Most people who create digital things naturally accumulate a portfolio. Some people, though, end up with an oeuvre. These are the notable people in our fields who have a seemingly massive body of work, consistently writing, designing, shipping code, giving talks, and generally creating the things that everyone else consumes, discusses, and shares. What sets these people apart?
Talent is only part of the answer. There are lots of talented people with their heads down doing brilliant work with little major recognition. (Incidentally, the inverse is also true.)
It may also seem like they’re simply more prolific. But that’s not it either. You can have a million lines of code on Github and never get noticed or build something people are using. Between away messages, statuses, tweets, and e-mail, I’ve shared several thousand interesting links over the years, but that doesn’t make me Andy Baio or Jason Kottke.
So if being talented and prolific isn’t enough, what is? I’ve come to realize that the biggest factor setting the notable creatives apart is simple: they finish more. And not in the way you may think.
Most people think of “finishing” as coming to the end of something. I’m more interested in a secondary definition:
“completing [a product] by giving it an attractive surface appearance.”
Finishing is taking the extra time to not just release what you’ve created into the world like so much digital exhaust, but to sign your name to it, wrap a bow around it, and present it to an audience. It’s imbuing a sense of ownership, craftsmanship, and posterity into what you’ve already created. And, importantly, doing the same with your by-products.
Ironically, the digital nature of our work pulls us inexorably towards the continuous — each of our identities become an amalgamation of streams, our wheat and our chaff all mixed together. In this day and age where it seems like everything is a feed of ephemera, switching your mindset to creating for posterity and finishing more can be a huge force multiplier. Cherry-pick the most interesting bits of what you think about and create every day, then do the extra bit of work needed to finish and aggregate them.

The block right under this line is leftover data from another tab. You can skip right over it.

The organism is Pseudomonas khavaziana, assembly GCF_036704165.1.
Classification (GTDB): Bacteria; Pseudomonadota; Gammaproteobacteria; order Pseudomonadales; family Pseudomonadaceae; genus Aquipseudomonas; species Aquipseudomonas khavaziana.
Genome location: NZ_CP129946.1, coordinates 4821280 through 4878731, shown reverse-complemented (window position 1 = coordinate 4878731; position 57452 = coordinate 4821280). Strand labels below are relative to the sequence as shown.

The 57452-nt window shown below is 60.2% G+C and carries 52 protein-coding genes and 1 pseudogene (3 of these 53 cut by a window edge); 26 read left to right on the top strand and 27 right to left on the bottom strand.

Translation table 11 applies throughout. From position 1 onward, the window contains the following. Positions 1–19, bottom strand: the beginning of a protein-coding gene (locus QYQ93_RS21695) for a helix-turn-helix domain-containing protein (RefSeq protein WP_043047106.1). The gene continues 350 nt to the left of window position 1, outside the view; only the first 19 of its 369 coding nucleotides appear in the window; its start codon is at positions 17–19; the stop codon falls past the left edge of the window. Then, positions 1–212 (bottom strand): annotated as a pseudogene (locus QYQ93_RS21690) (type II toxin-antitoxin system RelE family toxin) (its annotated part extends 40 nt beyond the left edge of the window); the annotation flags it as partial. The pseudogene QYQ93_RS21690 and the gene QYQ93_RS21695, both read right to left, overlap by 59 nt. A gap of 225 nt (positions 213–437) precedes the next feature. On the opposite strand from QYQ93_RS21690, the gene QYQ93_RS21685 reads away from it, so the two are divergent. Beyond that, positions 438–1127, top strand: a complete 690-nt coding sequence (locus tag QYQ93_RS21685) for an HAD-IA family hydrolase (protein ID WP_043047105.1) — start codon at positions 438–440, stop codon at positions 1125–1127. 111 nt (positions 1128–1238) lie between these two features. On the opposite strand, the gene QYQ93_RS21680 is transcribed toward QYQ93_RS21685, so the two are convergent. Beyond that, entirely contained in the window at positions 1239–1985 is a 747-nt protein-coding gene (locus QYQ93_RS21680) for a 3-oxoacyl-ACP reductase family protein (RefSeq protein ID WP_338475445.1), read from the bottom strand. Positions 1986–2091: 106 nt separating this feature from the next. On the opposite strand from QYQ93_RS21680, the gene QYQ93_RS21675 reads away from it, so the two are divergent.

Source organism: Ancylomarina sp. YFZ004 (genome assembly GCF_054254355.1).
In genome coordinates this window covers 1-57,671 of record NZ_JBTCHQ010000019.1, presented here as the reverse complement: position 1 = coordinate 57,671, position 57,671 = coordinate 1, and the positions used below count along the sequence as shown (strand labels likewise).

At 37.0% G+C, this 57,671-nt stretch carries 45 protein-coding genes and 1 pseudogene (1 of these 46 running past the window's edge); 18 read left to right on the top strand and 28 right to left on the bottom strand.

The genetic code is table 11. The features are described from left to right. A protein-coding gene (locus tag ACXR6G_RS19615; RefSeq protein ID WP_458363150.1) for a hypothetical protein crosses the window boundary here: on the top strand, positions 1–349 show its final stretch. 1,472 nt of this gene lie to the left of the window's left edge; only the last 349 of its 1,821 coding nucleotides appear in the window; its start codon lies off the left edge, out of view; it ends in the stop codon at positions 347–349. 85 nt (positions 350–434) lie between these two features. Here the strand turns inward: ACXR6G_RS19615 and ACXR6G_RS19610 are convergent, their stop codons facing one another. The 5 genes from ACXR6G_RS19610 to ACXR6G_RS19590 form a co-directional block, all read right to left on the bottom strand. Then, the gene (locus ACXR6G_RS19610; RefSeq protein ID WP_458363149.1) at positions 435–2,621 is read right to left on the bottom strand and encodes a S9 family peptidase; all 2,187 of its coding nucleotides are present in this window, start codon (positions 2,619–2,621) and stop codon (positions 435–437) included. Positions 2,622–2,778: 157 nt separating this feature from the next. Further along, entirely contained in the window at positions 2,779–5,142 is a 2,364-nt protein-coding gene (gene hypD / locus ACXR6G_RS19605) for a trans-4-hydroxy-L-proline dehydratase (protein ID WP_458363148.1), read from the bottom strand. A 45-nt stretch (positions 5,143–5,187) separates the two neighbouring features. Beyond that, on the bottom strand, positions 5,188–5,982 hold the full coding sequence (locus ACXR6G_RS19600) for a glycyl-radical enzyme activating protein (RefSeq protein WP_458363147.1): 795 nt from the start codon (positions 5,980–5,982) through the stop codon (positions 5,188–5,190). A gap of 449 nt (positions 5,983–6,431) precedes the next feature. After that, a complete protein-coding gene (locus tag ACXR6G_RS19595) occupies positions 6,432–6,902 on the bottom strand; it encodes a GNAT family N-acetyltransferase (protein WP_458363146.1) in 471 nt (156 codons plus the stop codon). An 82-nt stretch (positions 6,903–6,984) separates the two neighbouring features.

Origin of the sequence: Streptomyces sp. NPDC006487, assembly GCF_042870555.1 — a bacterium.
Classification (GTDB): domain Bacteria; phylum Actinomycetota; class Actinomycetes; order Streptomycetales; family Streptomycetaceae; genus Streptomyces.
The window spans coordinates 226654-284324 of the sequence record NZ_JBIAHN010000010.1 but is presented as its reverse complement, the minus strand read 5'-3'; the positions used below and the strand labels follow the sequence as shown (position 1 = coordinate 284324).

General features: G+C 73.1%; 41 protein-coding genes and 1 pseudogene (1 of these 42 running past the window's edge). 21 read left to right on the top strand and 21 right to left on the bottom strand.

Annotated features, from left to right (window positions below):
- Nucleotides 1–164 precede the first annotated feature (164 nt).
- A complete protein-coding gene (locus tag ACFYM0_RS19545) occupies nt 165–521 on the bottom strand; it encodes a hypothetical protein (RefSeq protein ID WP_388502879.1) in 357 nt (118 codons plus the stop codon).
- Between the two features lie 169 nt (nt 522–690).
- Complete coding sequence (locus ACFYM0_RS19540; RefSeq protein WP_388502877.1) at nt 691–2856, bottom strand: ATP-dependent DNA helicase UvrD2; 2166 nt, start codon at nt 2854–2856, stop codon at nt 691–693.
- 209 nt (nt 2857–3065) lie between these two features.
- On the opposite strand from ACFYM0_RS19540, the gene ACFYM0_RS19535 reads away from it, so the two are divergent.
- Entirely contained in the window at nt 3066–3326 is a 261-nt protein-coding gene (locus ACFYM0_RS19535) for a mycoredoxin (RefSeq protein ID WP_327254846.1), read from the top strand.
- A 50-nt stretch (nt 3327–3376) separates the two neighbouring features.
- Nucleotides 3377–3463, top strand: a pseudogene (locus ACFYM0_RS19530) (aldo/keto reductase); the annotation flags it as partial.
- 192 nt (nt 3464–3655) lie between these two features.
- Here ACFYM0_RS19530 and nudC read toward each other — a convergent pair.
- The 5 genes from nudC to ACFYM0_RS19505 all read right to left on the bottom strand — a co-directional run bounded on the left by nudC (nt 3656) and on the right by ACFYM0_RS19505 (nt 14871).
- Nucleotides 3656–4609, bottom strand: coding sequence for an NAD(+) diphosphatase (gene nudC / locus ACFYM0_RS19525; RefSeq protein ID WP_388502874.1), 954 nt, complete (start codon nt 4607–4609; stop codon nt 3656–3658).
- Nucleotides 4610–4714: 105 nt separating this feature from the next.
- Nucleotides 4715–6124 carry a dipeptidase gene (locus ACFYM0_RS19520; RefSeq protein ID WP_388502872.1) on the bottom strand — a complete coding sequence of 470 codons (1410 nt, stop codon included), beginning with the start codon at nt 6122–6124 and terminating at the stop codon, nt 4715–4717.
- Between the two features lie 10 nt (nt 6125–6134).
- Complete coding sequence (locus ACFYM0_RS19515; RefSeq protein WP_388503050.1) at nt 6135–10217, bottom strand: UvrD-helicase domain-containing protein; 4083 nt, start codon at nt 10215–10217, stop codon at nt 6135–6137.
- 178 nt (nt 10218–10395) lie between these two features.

Fortunately, finishing in this sense of the word is not a binary thing; we can do more or less of it as time and motivation allow. For example, a developer who has just solved a problem in code can publish the code, extract it into its own library, and build a standalone site for the library with documentation and examples. Each extra bit of finish extracts more value out of the work.
When you’ve finished a few things, put them together and publish them. Doing this helps us bridge the gap between our taste and our work. Maintain a personal site, publish a newsletter, present at a conference, write a book. Treat your work with respect.
A bias towards finishing is the killer instinct and we fail to develop it at our peril. Leaving most of what we do unfinished means that the vast majority of the time, energy, and passion we put into our work is for naught, destined to die with us … or likely much earlier.